I wanted to try something else though, I toyed with the idea of a rhubarb cake but hey, I always make cake. Then I thought about almonds. More specifically, a rhubarb frangipane tart, maybe with a little splash of Amaretto? See where I’m going with this? Patisserie is not my forte – I can make it taste good, but glamorous fiddling about with precision decoration isn’t me. So excuse the pictures of the tart – others will make it look far better but I can assure you it tasted very very nice indeed.

Rhubarb Frangipane Tart

Pastry Case:

(Shop bought pastry gives me indigestion – so I make my own but feel free to use a good ready made sweet crust pastry – no judging here!)

175g plain flour

25g icing sugar

125g unsalted butter, chilled and diced

1 egg yolk

2 tablespoons cold water

Frangipane Filling

3 tablespoons rhubarb jam (or use raspberry or strawberry)

400g roasted rhubarb – wash and chop into 1 inch pieces and roast in 180C oven for 15 to 20 minutes until tender.

3 eggs

1 egg yolk

110g caster sugar

110g unsalted butter, melted

110g ground almonds

2 tablespoons of Amaretto (optional but NICE)

Handful of flaked almonds.

Make pastry by sifting together flour and icing sugar. Rub in cold butter with fingertips or using a food processor until it resembles fine breadcrumbs. Mix egg yolk with cold water and add to the flour/ butter mix to bring it together into a soft dough. Handle gently! Shape into a flat disc and chill for half an hour. Roll out the pastry and use to line a 23 cm loose bottomed tart tin. Prick the base with a fork and put back in fridge to chill and firm up for another half hour. Preheat oven to 200C/ 400F or GM6.  Line pastry with baking parchment and fill with dried beans or scrunched up foil. Bake for 15 minutes, then remove the parchment and cook for a further 3 minutes. Remove from oven and allow to cool. Turn oven down to 180C/ 350F/ GM4

Ready for the oven!

Ready for the oven!

Make filling by mixing  eggs and sugar together until pale and fluffy. Add Amaretto if using and the melted butter. Mix well then fold in the ground almonds.  Spread jam over the cooled pastry base, and top with the rhubarb pieces. Spoon over the frangipane topping and smooth.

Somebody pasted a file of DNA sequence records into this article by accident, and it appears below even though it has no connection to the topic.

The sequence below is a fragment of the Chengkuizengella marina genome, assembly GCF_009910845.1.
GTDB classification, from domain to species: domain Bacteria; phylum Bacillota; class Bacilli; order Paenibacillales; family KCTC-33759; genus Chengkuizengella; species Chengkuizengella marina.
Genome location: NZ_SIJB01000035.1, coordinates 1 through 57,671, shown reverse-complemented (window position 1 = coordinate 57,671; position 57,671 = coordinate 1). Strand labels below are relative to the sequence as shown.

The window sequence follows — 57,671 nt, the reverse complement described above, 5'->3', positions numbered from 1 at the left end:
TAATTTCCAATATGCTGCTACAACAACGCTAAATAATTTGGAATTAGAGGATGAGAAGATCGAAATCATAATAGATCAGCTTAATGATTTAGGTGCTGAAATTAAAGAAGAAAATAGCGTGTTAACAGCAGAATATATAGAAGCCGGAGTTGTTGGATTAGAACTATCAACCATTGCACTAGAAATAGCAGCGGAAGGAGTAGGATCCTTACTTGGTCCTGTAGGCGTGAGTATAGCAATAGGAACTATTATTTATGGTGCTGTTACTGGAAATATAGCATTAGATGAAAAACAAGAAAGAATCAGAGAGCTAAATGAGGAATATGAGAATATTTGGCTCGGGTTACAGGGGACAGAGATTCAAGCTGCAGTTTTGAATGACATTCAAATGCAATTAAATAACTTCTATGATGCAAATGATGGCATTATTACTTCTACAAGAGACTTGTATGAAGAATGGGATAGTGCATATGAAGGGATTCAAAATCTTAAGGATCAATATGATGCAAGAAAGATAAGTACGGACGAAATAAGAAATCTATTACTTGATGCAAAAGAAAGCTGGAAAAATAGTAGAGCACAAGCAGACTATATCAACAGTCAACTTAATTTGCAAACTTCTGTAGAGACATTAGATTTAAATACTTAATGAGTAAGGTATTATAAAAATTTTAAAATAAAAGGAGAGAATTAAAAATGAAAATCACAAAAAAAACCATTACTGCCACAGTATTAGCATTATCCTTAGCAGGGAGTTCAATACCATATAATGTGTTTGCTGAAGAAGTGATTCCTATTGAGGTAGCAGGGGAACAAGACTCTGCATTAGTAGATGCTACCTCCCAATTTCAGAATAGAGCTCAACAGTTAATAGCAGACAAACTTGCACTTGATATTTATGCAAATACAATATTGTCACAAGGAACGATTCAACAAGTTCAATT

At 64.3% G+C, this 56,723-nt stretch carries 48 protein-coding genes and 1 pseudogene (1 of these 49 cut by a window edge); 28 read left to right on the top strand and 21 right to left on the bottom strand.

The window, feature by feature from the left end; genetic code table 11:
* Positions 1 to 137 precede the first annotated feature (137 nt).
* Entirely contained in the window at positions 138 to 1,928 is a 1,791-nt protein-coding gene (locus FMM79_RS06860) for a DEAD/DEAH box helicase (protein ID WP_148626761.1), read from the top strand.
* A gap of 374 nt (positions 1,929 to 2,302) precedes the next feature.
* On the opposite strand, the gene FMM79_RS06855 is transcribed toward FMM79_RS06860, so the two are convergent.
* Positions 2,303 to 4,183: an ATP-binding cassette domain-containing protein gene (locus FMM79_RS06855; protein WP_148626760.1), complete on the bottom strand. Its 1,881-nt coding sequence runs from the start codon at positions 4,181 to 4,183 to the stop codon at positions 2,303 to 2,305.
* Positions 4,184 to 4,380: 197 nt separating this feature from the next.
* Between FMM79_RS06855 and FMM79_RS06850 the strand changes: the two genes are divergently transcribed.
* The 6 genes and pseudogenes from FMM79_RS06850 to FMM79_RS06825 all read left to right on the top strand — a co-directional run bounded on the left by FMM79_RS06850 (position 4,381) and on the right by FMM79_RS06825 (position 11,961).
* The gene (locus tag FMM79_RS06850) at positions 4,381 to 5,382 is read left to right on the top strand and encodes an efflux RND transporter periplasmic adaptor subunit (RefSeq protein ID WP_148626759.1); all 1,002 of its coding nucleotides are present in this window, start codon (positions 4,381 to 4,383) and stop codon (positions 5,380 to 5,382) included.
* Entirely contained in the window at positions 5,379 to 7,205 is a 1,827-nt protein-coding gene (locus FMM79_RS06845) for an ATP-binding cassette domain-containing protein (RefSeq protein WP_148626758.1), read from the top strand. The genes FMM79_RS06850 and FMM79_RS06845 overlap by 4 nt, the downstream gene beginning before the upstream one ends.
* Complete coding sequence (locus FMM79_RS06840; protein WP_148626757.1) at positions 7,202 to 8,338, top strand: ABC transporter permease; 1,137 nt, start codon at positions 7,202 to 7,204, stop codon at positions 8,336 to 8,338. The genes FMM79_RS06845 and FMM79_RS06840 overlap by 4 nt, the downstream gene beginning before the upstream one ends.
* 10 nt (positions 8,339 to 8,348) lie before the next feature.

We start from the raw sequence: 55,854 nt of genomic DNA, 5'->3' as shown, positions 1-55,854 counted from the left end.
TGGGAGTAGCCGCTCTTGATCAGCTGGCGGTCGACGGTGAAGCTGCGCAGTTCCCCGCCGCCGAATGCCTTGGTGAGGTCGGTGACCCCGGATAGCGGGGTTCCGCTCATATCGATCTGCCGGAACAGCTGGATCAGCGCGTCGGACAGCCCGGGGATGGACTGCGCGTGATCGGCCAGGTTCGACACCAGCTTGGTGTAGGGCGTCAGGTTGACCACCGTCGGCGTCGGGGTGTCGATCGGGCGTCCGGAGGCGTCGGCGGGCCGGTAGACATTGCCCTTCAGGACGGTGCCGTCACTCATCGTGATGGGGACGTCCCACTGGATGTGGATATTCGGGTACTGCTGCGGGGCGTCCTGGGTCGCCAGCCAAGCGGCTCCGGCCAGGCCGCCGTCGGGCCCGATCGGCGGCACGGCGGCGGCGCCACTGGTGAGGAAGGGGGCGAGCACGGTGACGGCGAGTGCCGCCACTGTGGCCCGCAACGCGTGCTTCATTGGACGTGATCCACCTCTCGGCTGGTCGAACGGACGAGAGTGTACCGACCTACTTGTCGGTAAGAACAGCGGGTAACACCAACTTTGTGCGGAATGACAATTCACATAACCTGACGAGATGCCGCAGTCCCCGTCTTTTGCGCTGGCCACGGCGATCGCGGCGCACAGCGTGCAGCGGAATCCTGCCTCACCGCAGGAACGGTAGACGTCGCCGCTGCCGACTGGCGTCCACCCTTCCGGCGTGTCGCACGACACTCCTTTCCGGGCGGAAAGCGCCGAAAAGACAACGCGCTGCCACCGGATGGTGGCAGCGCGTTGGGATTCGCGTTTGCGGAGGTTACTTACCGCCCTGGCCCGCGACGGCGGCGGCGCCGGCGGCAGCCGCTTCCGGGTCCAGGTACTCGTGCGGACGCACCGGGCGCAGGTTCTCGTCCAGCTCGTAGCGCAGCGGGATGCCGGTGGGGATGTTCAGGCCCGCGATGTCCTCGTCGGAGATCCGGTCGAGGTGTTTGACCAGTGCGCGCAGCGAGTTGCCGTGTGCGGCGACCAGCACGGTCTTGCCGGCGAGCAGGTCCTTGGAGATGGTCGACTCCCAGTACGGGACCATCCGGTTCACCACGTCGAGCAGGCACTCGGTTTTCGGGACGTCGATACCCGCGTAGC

Bake in the oven for 20 minutes.  Remove from oven, sprinkle over the almonds and return to the oven to bake for another 10 minutes until the filling is golden brown and just set – it should wobble a little.

Serve with ice cream

Served with ice cream

 

 

Serve with lashings of cream or vanilla ice cream.

Thanks again Grown With Love!

Wild about Spring

IMG_1428March is leaving us like a lion – wind, driving rain and the occasional frost. But the light has changed, dawn comes earlier with a blackbird’s song, and in the gardens and woods the greenery is spreading. Sometimes this time is known as the hungry gap, the stored winter vegetables are coming to their end and the seedlings of the new season are yet to sprout. Now is the time to go foraging, in search of fresh wild spring greens to add zing and flavour to meals. My favourite is wild garlic – the richly scented green leaves made into a pesto with hazelnuts and extra virgin rapeseed oil.

An “English” PestoIMG_1414

50g wild garlic – just cut the leaves, leave the bulbs for the next year.
50g watercress or young spinach
100g hazelnuts
Extra virgin rapeseed oil – I use Borderfields which has a lovely nutty taste to complement the hazelnuts.
salt to taste

Use a food processor – pack in the nuts & greens, set it going and begin to drizzle the oil in until you have a thick spoonable paste. Season to taste and pack into clean sterilised jars. Top with more oil to keep it fresh and seal. Keep in the fridge.

Uses:

Toss a couple of teaspoons of pesto through hot gnocchi, and add a handful of fresh spinach or watercress and a grating of Parmesan.

Mix a teaspoon of the pesto with creme fraiche and use to dress a piece of grilled salmon as a quick sauce.

Try with roasted lamb – use it as a rub before putting in the oven.

Mix with mashed potatoes and serve alongside a piece of gammon.

Use on bruschetta with a little feta or goats cheese crumbled over.